310 Legislative Referral State Statute Would establish a fire district safety fund to be funded via an increase of one-tenth of one percent to the state’s transaction privilege (sales) and use tax from January 1, 2023 through December 31, 2042. NO This is an irreversible tax increase. There has never been a reversal of a voter approved tax increase in Arizona.

This tax will be collected regardless of whether it is needed or not.

Currently, fire districts have in place a mechanism for funding as needed



Referendum to repeal a statute (At the time of this writing, it is not known whether this referendum has gathered enough valid signatures to be placed on the ballot.)

Would repeal the statutes created by legislative bill


Which enhanced school choice by expanding eligibility for participation in the empowerment scholarship accounts program

NO The question here is what delivery system provides the best possible education for our children, not what delivery system preserves substandard government schools.


To read the full text of the ballot measures, go to https://apps.arizona.vote/electioninfo/elections/2022-general-election/ballot-measure/2525/33/0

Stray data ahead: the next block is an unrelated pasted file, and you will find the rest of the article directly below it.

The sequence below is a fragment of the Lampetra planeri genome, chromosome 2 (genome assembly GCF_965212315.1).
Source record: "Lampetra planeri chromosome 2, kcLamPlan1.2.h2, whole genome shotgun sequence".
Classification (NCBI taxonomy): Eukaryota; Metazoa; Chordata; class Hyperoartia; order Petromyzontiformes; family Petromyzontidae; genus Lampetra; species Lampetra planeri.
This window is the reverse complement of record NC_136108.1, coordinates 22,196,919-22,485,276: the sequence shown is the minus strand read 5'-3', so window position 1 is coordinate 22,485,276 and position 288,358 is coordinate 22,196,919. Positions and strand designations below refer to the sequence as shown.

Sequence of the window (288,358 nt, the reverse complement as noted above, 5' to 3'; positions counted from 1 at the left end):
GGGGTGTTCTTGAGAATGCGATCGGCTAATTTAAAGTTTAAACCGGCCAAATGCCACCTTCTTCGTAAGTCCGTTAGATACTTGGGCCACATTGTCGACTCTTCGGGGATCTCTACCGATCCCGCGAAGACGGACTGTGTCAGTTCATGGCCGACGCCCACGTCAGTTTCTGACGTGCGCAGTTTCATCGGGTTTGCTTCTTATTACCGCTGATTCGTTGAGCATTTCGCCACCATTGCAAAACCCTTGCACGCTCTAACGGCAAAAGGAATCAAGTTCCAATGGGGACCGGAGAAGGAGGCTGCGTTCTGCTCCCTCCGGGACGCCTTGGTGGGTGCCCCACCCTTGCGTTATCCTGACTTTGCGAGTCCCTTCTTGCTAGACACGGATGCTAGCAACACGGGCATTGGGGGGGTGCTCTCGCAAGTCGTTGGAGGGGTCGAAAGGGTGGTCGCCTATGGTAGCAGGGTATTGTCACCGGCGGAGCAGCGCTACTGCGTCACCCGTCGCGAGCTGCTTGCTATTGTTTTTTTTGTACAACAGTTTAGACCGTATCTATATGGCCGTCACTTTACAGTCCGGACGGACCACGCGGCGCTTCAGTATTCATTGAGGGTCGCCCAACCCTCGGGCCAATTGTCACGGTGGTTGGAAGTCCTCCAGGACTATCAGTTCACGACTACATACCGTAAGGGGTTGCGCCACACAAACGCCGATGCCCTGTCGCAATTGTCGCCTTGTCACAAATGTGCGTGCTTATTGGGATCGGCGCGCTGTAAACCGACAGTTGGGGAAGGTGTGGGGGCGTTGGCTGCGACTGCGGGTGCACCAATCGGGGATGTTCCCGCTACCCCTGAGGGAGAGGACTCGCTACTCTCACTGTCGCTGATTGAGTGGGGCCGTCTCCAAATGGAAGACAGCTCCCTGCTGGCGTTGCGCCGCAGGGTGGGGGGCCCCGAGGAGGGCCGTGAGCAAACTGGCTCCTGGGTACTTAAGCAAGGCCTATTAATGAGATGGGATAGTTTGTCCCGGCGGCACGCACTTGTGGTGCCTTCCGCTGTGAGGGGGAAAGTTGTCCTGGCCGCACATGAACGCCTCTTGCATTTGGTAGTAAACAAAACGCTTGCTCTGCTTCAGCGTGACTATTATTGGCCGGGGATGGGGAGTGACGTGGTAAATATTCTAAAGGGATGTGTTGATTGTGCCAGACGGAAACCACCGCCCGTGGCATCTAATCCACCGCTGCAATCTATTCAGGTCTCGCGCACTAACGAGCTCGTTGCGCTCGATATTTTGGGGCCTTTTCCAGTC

To read arguments pro and con ballot measures, go to https://azsos.gov/2022-ballot-measure-information


  1. If you don’t fully understand or are in anyway unsure of a proposition, I always recommend taking the time to research all the available information. Vote responsibly.

  2. I agree, Oracle.
    And while I go along with most of Mr Borrajero’s recommends, I heartily disagree with a YES vote on 309. NO WAY!!! would I put all that personal info on my early ballot!! for obvious reasons, and mainly my vote is MY BUSINESS! And with all the fraud and corruption in Arizona elections. One needs to have a secure, private vote. This is the same reason why I DO NOT answer voter surveys via phone, if they have my name. My opinion must remain anonymous, at that point.

    His recommend (should 309 pass) is a big arrow pointing to dumping absentee voter status and only voting in person.

  3. If you don’t fully understand or are in anyway unsure of a proposition, I always recommend voting NO on it.